The impact of a lack of data for labour trends occurs during the ramp up to the holidays, where retailers start the process of temporary recruitment in August/September. Seasonal recruitment can prove lengthy and costly for retailers. Without digital records to accurately predict staffing needs, it is difficult to determine the number of additional staff required and the timing of when they'll prove most helpful.

Ultimately, retail shift workers want to experience the same benefits of flexibility as their corporate counterparts - most of all the flexibility to balance their personal life with their professional one.  By utilising digital mobile scheduling tools, employees can manage their own availability leading to improved work/life balance and higher levels of flexibility, which overall reduces the likelihood of burnout and fatigue during peak periods.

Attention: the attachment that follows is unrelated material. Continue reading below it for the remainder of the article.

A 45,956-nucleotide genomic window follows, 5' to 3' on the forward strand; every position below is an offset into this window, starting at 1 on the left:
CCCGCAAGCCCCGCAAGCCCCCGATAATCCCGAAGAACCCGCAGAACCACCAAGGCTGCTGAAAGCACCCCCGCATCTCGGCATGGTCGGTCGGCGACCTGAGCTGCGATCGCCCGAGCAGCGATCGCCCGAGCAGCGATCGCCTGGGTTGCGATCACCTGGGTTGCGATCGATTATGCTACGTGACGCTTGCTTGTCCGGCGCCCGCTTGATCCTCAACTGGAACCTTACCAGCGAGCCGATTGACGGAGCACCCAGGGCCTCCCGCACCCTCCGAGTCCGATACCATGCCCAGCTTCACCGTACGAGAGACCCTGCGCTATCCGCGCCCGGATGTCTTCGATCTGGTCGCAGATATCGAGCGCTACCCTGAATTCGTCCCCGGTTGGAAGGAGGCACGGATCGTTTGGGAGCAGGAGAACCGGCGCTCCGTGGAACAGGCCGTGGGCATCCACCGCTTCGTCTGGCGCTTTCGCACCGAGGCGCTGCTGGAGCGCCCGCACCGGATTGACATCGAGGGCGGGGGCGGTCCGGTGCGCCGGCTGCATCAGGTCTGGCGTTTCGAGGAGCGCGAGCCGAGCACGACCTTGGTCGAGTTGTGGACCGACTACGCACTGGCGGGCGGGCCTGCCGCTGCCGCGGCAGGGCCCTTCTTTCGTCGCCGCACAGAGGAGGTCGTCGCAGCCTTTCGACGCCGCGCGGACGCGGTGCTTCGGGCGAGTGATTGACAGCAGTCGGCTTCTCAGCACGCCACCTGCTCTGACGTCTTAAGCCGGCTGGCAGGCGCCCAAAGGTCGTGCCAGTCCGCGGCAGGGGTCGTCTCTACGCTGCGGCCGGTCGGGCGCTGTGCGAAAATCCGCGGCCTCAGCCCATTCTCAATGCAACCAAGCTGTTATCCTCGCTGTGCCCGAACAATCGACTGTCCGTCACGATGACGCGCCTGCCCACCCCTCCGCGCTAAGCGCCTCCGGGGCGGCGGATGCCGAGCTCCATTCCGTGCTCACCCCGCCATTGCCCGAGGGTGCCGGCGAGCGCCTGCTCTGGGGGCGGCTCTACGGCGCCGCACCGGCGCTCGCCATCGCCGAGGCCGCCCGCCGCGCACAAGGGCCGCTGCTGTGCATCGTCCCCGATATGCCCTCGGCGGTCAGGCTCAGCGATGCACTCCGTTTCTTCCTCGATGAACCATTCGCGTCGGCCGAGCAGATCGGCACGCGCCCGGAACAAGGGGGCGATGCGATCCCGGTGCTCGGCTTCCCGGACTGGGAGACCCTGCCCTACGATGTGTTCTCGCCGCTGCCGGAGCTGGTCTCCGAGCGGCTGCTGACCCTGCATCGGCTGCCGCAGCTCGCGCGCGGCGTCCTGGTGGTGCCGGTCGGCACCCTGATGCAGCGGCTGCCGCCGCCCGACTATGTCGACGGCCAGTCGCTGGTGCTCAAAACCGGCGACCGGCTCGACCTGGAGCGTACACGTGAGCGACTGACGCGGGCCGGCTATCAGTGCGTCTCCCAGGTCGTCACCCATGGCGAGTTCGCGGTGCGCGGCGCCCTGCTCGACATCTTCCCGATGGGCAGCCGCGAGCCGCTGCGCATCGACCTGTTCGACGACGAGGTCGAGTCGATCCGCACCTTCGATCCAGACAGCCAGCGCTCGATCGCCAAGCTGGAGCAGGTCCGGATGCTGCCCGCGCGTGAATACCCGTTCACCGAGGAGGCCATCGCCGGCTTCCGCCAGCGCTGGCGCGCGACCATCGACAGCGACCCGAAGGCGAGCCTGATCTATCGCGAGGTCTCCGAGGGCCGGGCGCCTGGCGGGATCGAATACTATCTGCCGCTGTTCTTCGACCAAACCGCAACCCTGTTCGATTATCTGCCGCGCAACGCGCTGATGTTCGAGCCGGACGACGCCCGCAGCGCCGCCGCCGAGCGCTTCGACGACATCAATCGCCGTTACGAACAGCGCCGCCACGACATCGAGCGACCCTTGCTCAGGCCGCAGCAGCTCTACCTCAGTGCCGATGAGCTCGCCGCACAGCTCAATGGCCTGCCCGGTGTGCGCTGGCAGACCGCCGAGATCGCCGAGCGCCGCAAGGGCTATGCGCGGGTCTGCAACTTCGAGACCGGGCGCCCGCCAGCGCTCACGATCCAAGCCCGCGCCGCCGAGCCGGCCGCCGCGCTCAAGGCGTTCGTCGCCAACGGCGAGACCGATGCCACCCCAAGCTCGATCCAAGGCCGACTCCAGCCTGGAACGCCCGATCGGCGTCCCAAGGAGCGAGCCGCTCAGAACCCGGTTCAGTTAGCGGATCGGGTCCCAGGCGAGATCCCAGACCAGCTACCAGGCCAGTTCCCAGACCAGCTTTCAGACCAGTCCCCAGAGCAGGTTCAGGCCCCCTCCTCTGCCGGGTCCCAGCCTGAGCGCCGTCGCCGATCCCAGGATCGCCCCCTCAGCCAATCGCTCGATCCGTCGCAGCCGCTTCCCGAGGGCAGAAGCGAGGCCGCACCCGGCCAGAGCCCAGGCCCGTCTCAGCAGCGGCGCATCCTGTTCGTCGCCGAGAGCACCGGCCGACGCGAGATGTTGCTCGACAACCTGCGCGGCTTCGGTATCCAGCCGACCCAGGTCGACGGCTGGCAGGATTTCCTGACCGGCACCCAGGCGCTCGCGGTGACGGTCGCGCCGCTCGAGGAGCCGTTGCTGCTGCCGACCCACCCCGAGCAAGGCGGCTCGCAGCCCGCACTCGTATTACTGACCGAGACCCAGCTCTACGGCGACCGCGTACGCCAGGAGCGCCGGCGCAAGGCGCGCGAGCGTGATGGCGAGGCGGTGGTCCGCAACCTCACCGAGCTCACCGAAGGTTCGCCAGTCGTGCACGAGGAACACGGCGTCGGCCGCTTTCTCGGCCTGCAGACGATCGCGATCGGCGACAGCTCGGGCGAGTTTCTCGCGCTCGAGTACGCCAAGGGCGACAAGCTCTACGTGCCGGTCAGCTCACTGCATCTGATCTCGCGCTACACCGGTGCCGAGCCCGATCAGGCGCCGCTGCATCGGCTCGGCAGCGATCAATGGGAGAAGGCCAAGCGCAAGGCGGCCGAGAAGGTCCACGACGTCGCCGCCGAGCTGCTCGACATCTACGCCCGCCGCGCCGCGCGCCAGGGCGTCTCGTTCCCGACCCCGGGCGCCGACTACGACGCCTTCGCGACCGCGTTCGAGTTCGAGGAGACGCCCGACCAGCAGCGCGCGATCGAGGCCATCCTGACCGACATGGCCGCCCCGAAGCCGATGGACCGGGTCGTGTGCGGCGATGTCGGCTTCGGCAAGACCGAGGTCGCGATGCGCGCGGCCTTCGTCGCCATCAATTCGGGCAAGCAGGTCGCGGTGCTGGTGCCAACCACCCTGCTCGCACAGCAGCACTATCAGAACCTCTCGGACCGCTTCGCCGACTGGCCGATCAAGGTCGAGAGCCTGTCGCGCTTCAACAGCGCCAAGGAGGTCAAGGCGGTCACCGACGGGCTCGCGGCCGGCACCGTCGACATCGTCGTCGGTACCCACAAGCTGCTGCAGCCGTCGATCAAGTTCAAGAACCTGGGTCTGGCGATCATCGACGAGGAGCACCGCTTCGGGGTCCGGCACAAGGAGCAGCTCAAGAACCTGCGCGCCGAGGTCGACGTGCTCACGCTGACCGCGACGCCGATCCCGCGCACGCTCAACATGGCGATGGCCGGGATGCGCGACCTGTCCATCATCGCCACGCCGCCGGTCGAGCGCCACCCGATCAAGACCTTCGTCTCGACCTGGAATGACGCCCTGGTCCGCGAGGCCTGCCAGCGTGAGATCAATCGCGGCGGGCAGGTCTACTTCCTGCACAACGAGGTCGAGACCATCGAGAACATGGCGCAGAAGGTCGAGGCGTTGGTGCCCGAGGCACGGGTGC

The benefits are felt by employers too, as this data can be used to reduce premium overtime and temporary recruitment costs, and fully utilise permanent employees who are prepared for peak periods, whilst providing flexible hours to foster employee retention and satisfaction.

Widening the lines of real-time communication

It's especially important to have open lines of communication during peak periods like the golden quarter, to avoid staff burnout or concerns going unnoticed until things slow down in the new year. No, this doesn't mean setting up a WhatsApp or Facebook group for staff or complicating the process with an official survey from HQ. The optimal way to enable two-way and always-on communication is through modern workforce management systems.